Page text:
Rated PG for language.
Starring John Krasinski, Drew Barrymore, Kristen Bell, Vinessa Shaw, Stephen Root, Ted Danson, Dermot Mulroney, Rob Riggle, Michael Gaston, Megan Angela Smith, Tim Blake Nelson, James LeGros, John Michael Higgins.
Written by Jack Amiel and Michael Begler, based on the book "Freeing the Whales" by Thomas Rose.
Directed by Ken Kwapis.
I always bristle at movie promotions that claim veracity in the form of "Based on a True Story." Even more suspicious is the always dubious "Based on Real Events" promise, which is code for "We pretty much made up most of this." Such a promise accompanies Big Miracle, the story of the rescue of a few California gray whales trapped in the ice of northern Alaska in 1988.
Background: In October of 1988 (an election year, I might add), three whales were discovered surfacing in and out of a small hole in ice near Barrow, Alaska. A local TV reporter shared the story, which was then picked up by NBC and spread to the world. The response was a diverse group who pitched in to cut holes in the ice to make a path for the whales to the open sea.
Their efforts succeeded, and showed that a whole bunch of people from diverse backgrounds and beliefs can work together to save animals that would have otherwise died.
The story of the whale rescue is certainly inspirational, but does Big Miracle tell the real story?
Let's use what I will call my "Based-on-BS scale," with a #1 being "Gospel Truth" and a #10 representing "Complete Hogwash." Big Miracle gets a 6, meaning it's loosely based on fact, but full of a lot of hogwash.
John Krasinski plays a local Alaska TV reporter who submits a story on the whales to his station. Drew Barrymore plays a Green Peace volunteer who runs to the aid of the whales and tries to organize the rescue effort. Ted Danson plays an (evil) oil baron who owns oil rights in the bay where the whales are trapped. Kristen Bell plays a local Los Angeles TV reporter who is among the hundreds of journalists who race to the frozen north to cover the rescue effort. Dermot Mulroney plays an Alaska National Guard colonel enlisted to help drag the oil executive's hover barge to the Barrow area to help break the ice with huge Chinook helicopters.
The story progresses as all the principal players converge on the the ice and grow more and more fond of the whales to overcome great odds in keeping the animals from drowning or freezing to death.
While the feel-good mission should give audiences a warm-fuzzy feeling, there are a lot of mixed and perhaps contradictory lessons that can be learned from Big Miracle.
The first, and perhaps most acerbic message one can learn from Big Miracle is that nothing really matters unless it's on TV. Hundreds, if not thousands of whales die from natural causes every year, including those who get trapped in the ice as winter approaches. The only reason Fred, Wilma and Bam Bam (the whales' movie names, but they were really given the Inuit names of Putu, Siku, and Kanik, along with the English names Bonnet, Crossbeak, and Bone) were rescued is because they were on TV. So, if you want your life or your cause to matter, you have to be on TV (or the viral Internet world). Otherwise, the ice gets you.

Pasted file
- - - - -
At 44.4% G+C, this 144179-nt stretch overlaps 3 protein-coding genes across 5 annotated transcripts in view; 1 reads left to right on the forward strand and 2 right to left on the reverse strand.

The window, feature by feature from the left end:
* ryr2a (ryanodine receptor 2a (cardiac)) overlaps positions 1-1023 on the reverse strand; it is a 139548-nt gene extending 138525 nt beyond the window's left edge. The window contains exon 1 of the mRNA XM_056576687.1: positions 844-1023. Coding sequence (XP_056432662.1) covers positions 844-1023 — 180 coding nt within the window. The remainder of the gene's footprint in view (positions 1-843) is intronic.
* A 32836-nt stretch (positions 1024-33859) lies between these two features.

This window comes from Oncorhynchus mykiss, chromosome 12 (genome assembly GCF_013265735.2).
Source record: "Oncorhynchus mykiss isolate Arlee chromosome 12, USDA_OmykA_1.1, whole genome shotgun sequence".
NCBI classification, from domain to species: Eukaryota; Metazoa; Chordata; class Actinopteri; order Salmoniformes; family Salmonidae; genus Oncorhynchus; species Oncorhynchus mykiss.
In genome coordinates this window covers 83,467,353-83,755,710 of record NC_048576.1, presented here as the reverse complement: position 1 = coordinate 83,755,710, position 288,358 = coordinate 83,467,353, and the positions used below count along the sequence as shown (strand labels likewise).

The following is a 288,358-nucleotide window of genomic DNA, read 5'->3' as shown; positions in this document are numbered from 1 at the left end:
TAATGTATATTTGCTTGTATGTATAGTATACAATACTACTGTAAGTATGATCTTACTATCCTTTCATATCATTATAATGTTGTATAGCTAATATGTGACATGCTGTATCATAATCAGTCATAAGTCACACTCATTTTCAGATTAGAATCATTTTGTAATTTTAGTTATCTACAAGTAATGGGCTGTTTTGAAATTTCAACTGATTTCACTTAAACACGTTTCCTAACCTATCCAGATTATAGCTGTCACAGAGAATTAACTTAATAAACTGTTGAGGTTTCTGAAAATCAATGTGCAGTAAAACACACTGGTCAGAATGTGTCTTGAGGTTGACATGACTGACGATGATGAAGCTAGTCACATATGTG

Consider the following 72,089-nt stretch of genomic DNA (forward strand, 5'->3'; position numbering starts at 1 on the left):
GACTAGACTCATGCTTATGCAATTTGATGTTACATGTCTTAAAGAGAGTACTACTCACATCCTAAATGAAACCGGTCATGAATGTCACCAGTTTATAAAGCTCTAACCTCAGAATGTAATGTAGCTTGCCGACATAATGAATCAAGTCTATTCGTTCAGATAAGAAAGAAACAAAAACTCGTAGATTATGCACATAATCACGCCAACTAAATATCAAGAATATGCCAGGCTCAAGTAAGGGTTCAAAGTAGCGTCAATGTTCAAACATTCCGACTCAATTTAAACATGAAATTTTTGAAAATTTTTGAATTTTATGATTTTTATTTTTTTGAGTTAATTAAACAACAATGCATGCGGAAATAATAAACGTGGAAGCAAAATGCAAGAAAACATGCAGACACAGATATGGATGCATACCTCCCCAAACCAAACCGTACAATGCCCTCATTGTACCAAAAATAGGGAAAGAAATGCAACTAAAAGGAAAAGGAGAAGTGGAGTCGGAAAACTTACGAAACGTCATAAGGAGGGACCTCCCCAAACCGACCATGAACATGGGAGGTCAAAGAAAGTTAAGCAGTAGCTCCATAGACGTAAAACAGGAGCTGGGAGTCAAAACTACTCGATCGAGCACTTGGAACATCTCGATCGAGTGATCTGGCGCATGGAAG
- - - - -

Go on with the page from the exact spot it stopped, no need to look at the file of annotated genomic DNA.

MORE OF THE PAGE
The second lesson learned from Big Miracle is that almost no one will ever be prompted to do anything of benefit of others unless they are a) publicly shamed into doing so, or b) see such charitable activity as means to boost one's own public status, as Ted Danson's evil rich oil guy does in the movie, or Drew Barrymore's Green Peace character does so that the publicity will garner more sympathy and donations for her cause (okay, the Green Peace lady really, really loves the whales, too).
The third and most ironic lesson we learn from Big Miracle is that the whales could not have been saved except for the cooperation of evil rich oil dudes (who are seen as the main cause of death for most of the Earth's whale population in the film), Inuit natives (who would really prefer slaughtering the whales for food and other resources), the Reagan administration (who wanted to use the rescue as evidence that they were not the environmental rapists that the Left portrayed them to be), the Russians (who didn't want to be World villains anymore at the dawn of Glasnost), and the media (who wanted to capitalize on the whales' plight for ratings), all at a cost of more than $1 million dollars. The point being, we can all get along and blow a bunch of time, effort and cash to save three mammals, and even if it may not have been the most cost-effective use of our resources, we are all the same, and no one has a monopoly on common sense - or charity, for that matter.
As a whole, Big Miracle is a film that most people will enjoy for its message of hope and rescue, even if the whole thing doesn't make sense.